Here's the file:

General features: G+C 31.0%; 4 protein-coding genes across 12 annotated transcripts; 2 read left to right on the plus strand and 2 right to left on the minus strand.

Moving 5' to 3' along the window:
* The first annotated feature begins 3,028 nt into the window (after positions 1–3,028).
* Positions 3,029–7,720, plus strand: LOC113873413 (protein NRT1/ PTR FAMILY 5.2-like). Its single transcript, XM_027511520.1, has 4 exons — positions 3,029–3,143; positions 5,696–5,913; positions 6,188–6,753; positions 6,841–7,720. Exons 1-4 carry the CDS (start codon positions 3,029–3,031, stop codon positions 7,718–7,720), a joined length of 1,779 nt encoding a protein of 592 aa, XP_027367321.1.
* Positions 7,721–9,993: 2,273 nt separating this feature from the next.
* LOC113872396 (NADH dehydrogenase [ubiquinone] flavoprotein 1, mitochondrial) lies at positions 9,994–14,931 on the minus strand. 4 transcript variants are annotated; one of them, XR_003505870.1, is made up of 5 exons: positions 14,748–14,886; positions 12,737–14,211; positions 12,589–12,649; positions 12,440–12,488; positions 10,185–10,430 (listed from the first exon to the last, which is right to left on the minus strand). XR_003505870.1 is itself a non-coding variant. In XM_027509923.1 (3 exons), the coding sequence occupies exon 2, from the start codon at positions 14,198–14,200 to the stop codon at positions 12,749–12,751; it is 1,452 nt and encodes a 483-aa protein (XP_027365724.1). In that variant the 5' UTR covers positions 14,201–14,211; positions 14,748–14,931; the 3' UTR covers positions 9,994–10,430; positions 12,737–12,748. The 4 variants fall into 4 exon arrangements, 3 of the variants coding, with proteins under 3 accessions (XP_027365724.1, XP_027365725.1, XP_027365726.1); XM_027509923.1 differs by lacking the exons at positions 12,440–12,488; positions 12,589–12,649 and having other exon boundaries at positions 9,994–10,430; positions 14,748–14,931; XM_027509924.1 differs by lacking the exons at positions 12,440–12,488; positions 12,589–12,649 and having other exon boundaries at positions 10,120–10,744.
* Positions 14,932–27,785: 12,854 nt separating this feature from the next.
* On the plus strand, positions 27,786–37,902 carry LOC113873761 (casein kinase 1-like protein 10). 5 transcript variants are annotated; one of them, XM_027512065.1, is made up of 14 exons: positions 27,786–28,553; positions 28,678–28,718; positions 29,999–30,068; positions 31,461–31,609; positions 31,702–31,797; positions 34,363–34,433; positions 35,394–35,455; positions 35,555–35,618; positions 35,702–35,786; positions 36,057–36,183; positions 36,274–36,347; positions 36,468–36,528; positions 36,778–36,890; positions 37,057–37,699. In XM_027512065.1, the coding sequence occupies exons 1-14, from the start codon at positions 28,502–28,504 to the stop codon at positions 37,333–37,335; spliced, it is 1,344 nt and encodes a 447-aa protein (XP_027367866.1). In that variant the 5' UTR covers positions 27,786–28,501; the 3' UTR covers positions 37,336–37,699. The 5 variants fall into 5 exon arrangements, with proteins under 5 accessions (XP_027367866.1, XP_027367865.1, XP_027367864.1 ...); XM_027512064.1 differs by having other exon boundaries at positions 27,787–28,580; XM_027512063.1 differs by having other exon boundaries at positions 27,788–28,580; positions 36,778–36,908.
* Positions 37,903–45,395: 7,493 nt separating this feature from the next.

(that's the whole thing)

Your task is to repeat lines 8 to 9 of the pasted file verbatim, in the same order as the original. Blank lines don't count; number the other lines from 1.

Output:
* On the plus strand, positions 27,786–37,902 carry LOC113873761 (casein kinase 1-like protein 10). 5 transcript variants are annotated; one of them, XM_027512065.1, is made up of 14 exons: positions 27,786–28,553; positions 28,678–28,718; positions 29,999–30,068; positions 31,461–31,609; positions 31,702–31,797; positions 34,363–34,433; positions 35,394–35,455; positions 35,555–35,618; positions 35,702–35,786; positions 36,057–36,183; positions 36,274–36,347; positions 36,468–36,528; positions 36,778–36,890; positions 37,057–37,699. In XM_027512065.1, the coding sequence occupies exons 1-14, from the start codon at positions 28,502–28,504 to the stop codon at positions 37,333–37,335; spliced, it is 1,344 nt and encodes a 447-aa protein (XP_027367866.1). In that variant the 5' UTR covers positions 27,786–28,501; the 3' UTR covers positions 37,336–37,699. The 5 variants fall into 5 exon arrangements, with proteins under 5 accessions (XP_027367866.1, XP_027367865.1, XP_027367864.1 ...); XM_027512064.1 differs by having other exon boundaries at positions 27,787–28,580; XM_027512063.1 differs by having other exon boundaries at positions 27,788–28,580; positions 36,778–36,908.
* Positions 37,903–45,395: 7,493 nt separating this feature from the next.